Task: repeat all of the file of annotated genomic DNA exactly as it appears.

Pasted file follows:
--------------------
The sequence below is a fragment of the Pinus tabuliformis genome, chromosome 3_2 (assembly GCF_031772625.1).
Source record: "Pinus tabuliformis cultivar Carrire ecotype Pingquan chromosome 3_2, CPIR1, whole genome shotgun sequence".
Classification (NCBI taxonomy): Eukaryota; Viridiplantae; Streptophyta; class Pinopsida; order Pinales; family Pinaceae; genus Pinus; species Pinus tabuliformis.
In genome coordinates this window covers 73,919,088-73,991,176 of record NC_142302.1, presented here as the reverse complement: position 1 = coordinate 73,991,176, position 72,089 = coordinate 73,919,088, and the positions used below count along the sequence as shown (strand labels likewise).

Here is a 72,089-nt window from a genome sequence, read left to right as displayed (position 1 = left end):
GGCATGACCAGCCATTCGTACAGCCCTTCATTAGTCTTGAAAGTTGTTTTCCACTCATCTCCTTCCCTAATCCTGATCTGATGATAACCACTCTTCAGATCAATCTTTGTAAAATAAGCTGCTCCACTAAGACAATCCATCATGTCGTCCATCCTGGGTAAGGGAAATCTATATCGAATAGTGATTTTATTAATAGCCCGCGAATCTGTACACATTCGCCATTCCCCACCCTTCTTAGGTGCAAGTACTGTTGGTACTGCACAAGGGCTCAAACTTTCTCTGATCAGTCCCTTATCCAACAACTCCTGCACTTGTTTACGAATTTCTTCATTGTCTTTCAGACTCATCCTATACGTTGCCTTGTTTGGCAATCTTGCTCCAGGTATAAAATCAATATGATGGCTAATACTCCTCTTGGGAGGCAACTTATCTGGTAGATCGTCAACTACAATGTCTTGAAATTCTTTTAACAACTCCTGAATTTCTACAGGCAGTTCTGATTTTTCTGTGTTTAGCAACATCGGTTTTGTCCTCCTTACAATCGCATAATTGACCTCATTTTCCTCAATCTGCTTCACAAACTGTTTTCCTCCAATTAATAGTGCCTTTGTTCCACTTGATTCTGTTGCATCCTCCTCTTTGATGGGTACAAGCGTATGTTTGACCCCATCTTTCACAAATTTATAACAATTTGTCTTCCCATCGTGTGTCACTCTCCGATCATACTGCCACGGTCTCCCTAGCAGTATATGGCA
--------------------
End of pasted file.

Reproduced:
The sequence below is a fragment of the Pinus tabuliformis genome, chromosome 3_2 (assembly GCF_031772625.1).
Source record: "Pinus tabuliformis cultivar Carrire ecotype Pingquan chromosome 3_2, CPIR1, whole genome shotgun sequence".
Classification (NCBI taxonomy): Eukaryota; Viridiplantae; Streptophyta; class Pinopsida; order Pinales; family Pinaceae; genus Pinus; species Pinus tabuliformis.
In genome coordinates this window covers 73,919,088-73,991,176 of record NC_142302.1, presented here as the reverse complement: position 1 = coordinate 73,991,176, position 72,089 = coordinate 73,919,088, and the positions used below count along the sequence as shown (strand labels likewise).

Here is a 72,089-nt window from a genome sequence, read left to right as displayed (position 1 = left end):
GGCATGACCAGCCATTCGTACAGCCCTTCATTAGTCTTGAAAGTTGTTTTCCACTCATCTCCTTCCCTAATCCTGATCTGATGATAACCACTCTTCAGATCAATCTTTGTAAAATAAGCTGCTCCACTAAGACAATCCATCATGTCGTCCATCCTGGGTAAGGGAAATCTATATCGAATAGTGATTTTATTAATAGCCCGCGAATCTGTACACATTCGCCATTCCCCACCCTTCTTAGGTGCAAGTACTGTTGGTACTGCACAAGGGCTCAAACTTTCTCTGATCAGTCCCTTATCCAACAACTCCTGCACTTGTTTACGAATTTCTTCATTGTCTTTCAGACTCATCCTATACGTTGCCTTGTTTGGCAATCTTGCTCCAGGTATAAAATCAATATGATGGCTAATACTCCTCTTGGGAGGCAACTTATCTGGTAGATCGTCAACTACAATGTCTTGAAATTCTTTTAACAACTCCTGAATTTCTACAGGCAGTTCTGATTTTTCTGTGTTTAGCAACATCGGTTTTGTCCTCCTTACAATCGCATAATTGACCTCATTTTCCTCAATCTGCTTCACAAACTGTTTTCCTCCAATTAATAGTGCCTTTGTTCCACTTGATTCTGTTGCATCCTCCTCTTTGATGGGTACAAGCGTATGTTTGACCCCATCTTTCACAAATTTATAACAATTTGTCTTCCCATCGTGTGTCACTCTCCGATCATACTGCCACGGTCTCCCTAGCAGTATATGGCA